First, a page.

Conversations with the Living: The Haitian AIDS Crisis

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Archive for the ‘International Haiti Earthquake Relief’ Category

January 12th – 1 Year Later

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So, it’s been almost one full year since the cataclysmic earthquake that devastated Port Au Prince and it’s outlying areas. Haiti’s already unstable infrastructure and volatile political structure took a violent  hit; one that may potentially take another century to fully recover from.

In the quake’s aftermath we saw the international community stand up in a show of solidarity; vowing to help this unfortunate island state to rebuild. Countries all over the world pledged billions of dollars and endless amounts of manpower to assist in recovery.

Out of the spotlight celebrities and politicos worldwide dusted off their camouflage and khakis, without a doubt tweaking their press conference speeches on chartered Gulf stream jet rides to the Dominican Republic, as they prepped for the cameras documenting their forays across the St. Domingue/Ayiti border.

Hell, we even had Haitian politicians finally fessing up and promising to put aside their petty banana republic ideological differences and do what’s best for the country.

In the US, Haitian Americans and ex-pats united in a way that hadn’t been seen since the days of the 4 H’s in the 1980’s. Haitian groups were organizing, planning, plotting, and pontificating at an insane rate; guided by the simple premise of rebuilding this once proud nation into the land that L’Ouverture and Dessalines would have envisioned. There were fund raisers, records, and conversations with the UN. We even united Bubba and Dubya!

Haiti was finally on the map, and for those of us that lost family and possessions on January 12, 2011, there was hope. Then a funny thing happened over the next year.

Absolutely nothing.

Gede Greg Cee

IDPs, NGOs and Human Rights

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Mark Schuller, a professor of African American Studies and Anthropology at York College, the City University of New York, and tireless advocate for Haitian human rights recently published the report Unstable Foundations: Impact of NGOs on Human Rights for Port-au-Prince’s Internally Displaced People, which discusses the consequences of NGO involvement in the displacement camps in Haiti.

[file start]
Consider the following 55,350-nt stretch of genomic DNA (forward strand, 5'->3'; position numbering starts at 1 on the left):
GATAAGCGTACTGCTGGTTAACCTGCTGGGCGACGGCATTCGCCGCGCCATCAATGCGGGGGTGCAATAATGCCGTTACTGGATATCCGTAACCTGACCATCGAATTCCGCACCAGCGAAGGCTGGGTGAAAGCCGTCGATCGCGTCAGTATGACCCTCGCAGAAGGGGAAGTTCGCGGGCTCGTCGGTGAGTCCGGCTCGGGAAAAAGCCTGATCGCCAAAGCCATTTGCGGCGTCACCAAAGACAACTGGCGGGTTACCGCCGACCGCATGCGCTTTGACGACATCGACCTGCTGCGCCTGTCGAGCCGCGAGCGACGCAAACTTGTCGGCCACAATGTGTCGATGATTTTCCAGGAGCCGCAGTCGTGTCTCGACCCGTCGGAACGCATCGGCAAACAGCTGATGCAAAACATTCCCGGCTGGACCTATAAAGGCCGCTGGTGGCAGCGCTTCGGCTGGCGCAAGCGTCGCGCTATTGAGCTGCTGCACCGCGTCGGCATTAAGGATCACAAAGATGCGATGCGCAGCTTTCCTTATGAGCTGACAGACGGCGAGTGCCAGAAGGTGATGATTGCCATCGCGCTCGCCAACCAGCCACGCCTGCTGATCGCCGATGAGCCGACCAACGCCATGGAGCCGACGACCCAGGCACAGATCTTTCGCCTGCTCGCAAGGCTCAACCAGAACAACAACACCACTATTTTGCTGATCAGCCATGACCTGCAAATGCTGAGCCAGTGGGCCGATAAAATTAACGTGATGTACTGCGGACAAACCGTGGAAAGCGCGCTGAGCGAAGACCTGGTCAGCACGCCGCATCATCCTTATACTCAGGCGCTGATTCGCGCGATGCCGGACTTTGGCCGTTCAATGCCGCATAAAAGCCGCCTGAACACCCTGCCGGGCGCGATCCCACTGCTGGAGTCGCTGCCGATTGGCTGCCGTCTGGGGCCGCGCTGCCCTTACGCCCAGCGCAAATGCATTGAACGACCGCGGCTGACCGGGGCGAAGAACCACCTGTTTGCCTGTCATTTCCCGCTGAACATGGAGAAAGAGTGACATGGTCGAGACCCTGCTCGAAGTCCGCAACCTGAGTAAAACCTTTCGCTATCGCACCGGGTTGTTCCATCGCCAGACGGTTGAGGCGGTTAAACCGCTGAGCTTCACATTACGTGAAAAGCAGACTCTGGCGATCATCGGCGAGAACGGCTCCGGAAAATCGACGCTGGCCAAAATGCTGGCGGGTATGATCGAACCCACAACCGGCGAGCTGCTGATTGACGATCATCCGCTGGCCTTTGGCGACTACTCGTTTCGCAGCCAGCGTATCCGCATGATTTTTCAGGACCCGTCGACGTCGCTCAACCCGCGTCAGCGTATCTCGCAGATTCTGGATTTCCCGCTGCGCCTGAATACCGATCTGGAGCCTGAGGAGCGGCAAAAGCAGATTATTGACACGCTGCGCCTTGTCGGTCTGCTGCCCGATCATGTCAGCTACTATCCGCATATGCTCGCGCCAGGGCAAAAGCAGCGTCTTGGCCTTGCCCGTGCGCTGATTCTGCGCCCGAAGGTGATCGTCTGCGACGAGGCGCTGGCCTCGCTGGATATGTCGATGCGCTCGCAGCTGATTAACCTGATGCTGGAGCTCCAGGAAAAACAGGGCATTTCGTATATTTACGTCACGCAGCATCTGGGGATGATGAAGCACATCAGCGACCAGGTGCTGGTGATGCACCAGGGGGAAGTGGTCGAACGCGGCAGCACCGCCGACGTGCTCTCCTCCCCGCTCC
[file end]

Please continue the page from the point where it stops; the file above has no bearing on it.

Schuller’s research on the ground in Haiti along with eight Haitian University students and a colleague at the Faculté d’Ethnologie, Université d’État d’Haïti was conducted over a six-week period. “Quantitative and qualitative surveys were taken in three inter-related areas: conditions and services within the camps, residents’ level of understanding and involvement in the camp committees, and interviews with committee representatives.”

Results show once again that the exclusion of Haiti’s people in decisions made regarding their livelihoods and rights as citizens does very little to change the urgent situation in Haiti, and that NGO relationships with Haitians have numerous unintended negative impacts.

“Despite the fact that many NGOs empower camp committees to select recipients and distribute aid — most notably food, until the government stopped general distribution in April — most official committees do not involve the population. Less than a third of people living in camps are aware of the strategy or even the name of the committees. Two-thirds of members are men, despite well-documented concerns about gender-based violence. While to most NGOs managing camps or offering services these camps represent their “local participation,” it is clear that the present structure leaves much to be desired”.